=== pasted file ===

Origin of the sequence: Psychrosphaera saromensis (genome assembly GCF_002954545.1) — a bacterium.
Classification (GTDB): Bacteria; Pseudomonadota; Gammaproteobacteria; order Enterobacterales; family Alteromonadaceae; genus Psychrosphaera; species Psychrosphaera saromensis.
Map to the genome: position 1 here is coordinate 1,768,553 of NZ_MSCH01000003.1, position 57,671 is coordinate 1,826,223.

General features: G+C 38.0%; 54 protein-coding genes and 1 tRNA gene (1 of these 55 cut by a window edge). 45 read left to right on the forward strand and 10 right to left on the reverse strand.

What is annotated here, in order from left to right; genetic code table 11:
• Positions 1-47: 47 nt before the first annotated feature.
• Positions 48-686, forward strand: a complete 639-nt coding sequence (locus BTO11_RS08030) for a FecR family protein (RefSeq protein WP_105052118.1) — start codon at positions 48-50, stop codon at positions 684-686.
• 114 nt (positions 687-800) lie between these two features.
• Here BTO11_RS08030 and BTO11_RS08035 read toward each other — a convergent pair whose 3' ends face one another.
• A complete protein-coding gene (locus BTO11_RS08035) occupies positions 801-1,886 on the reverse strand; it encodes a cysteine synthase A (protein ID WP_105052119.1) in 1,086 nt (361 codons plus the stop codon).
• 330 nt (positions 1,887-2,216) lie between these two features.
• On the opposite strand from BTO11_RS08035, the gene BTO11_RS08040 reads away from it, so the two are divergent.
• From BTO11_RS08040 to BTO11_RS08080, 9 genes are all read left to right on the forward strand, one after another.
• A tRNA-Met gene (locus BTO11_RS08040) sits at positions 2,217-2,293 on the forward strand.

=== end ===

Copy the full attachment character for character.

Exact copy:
Origin of the sequence: Psychrosphaera saromensis (genome assembly GCF_002954545.1) — a bacterium.
Classification (GTDB): Bacteria; Pseudomonadota; Gammaproteobacteria; order Enterobacterales; family Alteromonadaceae; genus Psychrosphaera; species Psychrosphaera saromensis.
Map to the genome: position 1 here is coordinate 1,768,553 of NZ_MSCH01000003.1, position 57,671 is coordinate 1,826,223.

General features: G+C 38.0%; 54 protein-coding genes and 1 tRNA gene (1 of these 55 cut by a window edge). 45 read left to right on the forward strand and 10 right to left on the reverse strand.

What is annotated here, in order from left to right; genetic code table 11:
• Positions 1-47: 47 nt before the first annotated feature.
• Positions 48-686, forward strand: a complete 639-nt coding sequence (locus BTO11_RS08030) for a FecR family protein (RefSeq protein WP_105052118.1) — start codon at positions 48-50, stop codon at positions 684-686.
• 114 nt (positions 687-800) lie between these two features.
• Here BTO11_RS08030 and BTO11_RS08035 read toward each other — a convergent pair whose 3' ends face one another.
• A complete protein-coding gene (locus BTO11_RS08035) occupies positions 801-1,886 on the reverse strand; it encodes a cysteine synthase A (protein ID WP_105052119.1) in 1,086 nt (361 codons plus the stop codon).
• 330 nt (positions 1,887-2,216) lie between these two features.
• On the opposite strand from BTO11_RS08035, the gene BTO11_RS08040 reads away from it, so the two are divergent.
• From BTO11_RS08040 to BTO11_RS08080, 9 genes are all read left to right on the forward strand, one after another.
• A tRNA-Met gene (locus BTO11_RS08040) sits at positions 2,217-2,293 on the forward strand.